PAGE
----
measures 37 paces by 11, and is 9 feet high.
According to a tradition of the neighbourhood, it was
erected by the Danes in a single night.
The castles of the district are Turnberry,* thought to
have been the Perigonium of the Romans, destroyed by Bruce in 1308;
Thomaston, built by Bruce's nephew in 1335; CuIzean, built in 1777 near
the site of a more ancient one called Cove Castle.
Crossraguel Abbey was founded by the Earl-King Duncan
in 1260, demolished by Percy in 1307, built again and inhabited by
the monks for thirty-four years after the Reformation. The Abbey,
Chapter-house, Abbot’s house, Port, and Dovecot are still pretty entire.
There is the round tower of an old windmill a short
distance to the south of Maidenhead Bay.
In the Dailly district (the vale or valley) there are,
about a quarter of a mile east of Blair Farm-steading, a series of three
wall-like mounds. They are each 13 paces in length, lie parallel to one
another, and are included in a space of 8 paces wide, their average height
being about 2 feet, the middle one having a short spur at the end.
Fourteen paces east of the above, there is a U-shaped
wall-like mound, similar in size to the three described - viz., 13 paces
by 8 - the open end of the U being towards the east.
* Bruce’s Castle
It is not easy to conjecture what these structures may
have been used for, and nothing is known about them in the district.. Can
they have been ‘Picts’ kilns’ for making charcoal, wherewith the ancients
smelted and fashioned their iron and bronze weapons, implements and
ornaments (Fig. 272) ?
On Dobbingstone there is a moat-like hillock, which is
entirely natural, having been carved out of the boulder clay by the joint
action of two streams, and in the glen of the larger stream there is the
most magnificent display of that formation in Ayrshire. Above this
moat-like hillock there is a rampart-like structure running for some
distance, which took me some time to convince myself was also a natural
The burn at the base of the mound-like hillock has so
fortified it by a trench that it, the mound, may have been used as a fort,
and at one part there seems to be a bit of artificial ditch. The
surface of the hillock is 29 paces long by 9 paces wide, the sides being
On Hadyard Hill, on the lands of Maxelton, there is a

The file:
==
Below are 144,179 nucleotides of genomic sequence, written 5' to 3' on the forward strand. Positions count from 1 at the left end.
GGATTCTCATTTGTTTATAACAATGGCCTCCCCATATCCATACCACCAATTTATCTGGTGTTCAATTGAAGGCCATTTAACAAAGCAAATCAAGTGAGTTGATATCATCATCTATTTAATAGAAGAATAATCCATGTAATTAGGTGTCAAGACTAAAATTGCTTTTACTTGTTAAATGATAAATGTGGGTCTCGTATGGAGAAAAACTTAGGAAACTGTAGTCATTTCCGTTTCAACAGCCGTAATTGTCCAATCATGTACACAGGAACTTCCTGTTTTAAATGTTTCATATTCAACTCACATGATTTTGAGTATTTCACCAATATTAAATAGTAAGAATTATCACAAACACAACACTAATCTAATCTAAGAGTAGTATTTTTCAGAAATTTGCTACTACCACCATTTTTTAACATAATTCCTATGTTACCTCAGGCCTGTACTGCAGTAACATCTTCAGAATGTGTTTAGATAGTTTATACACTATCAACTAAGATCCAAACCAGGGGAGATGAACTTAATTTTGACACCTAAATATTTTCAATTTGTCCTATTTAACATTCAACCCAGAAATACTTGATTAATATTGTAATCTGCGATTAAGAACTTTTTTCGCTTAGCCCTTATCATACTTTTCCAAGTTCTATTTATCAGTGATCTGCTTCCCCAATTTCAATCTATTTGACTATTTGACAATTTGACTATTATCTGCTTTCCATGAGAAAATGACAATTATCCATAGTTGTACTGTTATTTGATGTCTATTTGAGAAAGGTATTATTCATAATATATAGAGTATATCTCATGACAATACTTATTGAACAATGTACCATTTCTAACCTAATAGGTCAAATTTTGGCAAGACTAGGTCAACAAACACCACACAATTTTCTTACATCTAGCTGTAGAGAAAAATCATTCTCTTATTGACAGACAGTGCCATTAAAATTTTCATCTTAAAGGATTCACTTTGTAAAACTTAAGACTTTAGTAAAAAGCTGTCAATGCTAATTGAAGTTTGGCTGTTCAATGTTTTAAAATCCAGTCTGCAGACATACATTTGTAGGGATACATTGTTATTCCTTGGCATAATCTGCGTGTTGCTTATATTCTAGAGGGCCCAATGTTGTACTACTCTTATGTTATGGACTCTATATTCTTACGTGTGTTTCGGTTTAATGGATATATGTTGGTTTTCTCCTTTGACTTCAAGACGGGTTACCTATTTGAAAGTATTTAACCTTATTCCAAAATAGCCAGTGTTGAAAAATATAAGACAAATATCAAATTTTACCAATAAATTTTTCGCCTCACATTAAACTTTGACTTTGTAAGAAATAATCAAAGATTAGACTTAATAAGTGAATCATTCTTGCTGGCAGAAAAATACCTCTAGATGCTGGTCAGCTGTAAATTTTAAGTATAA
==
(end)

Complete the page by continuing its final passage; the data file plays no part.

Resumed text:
camp, locally known as ‘Bruce’s Camp.’ It is situated towards the
south-west end of the hill, and commands an extensive view, the lower part
of the Girvan Valley, with its finely-wooded clumps and mansions, being
just beneath the hill to the west, a large part of the Firth, the Girvan
Hills, Knockdolian’s top looking over them, and the numerous hills
stretching away towards the east, are in view from this coign of vantage.
This camp still shows considerable portions of two
ramparts and two ditches, the ramparts being placed on the inside of the
ditches. Commencing at the south side, the outside ditch and rampart,
measuring along the bottom of the ditch, extends for a distance of 224
paces; then there is a break, where the ditch is filled up, of 15 paces.
The gateway may have been placed here, as there is an opposing break in
the inner ditch. Continuing along the outer ditch, it sweeps round for 66
paces further, when the hillside becomes so. steep that for 110 paces
there was no need of either ditch or rampart on the south-west side.
On the south side, the inner ditch and rampart extend
further round towards the west by 31 paces than did the outer ditch
and rampart. There is a gap of 11 paces, and then the inner ditch begins
again, being 8 paces inside the outer one, and sweeps round for 158
paces, which brings it to the gap spoken of (the gateway?), which is 10
paces wide. Here the inner ditch is 25 paces within the outer one. It
extends for a further distance of 57 paces, when it conies to the steep
part of the hill already spoken of (Fig. 273).
Twenty-three paces to the east of the camp there is a
split boulder of fine-grained gray granite.
Craighead Hill is one that should not fail to be
visited by the geologist, as besides the fine view to be obtained from it,
its summit has been carved out into numerous natural hollows.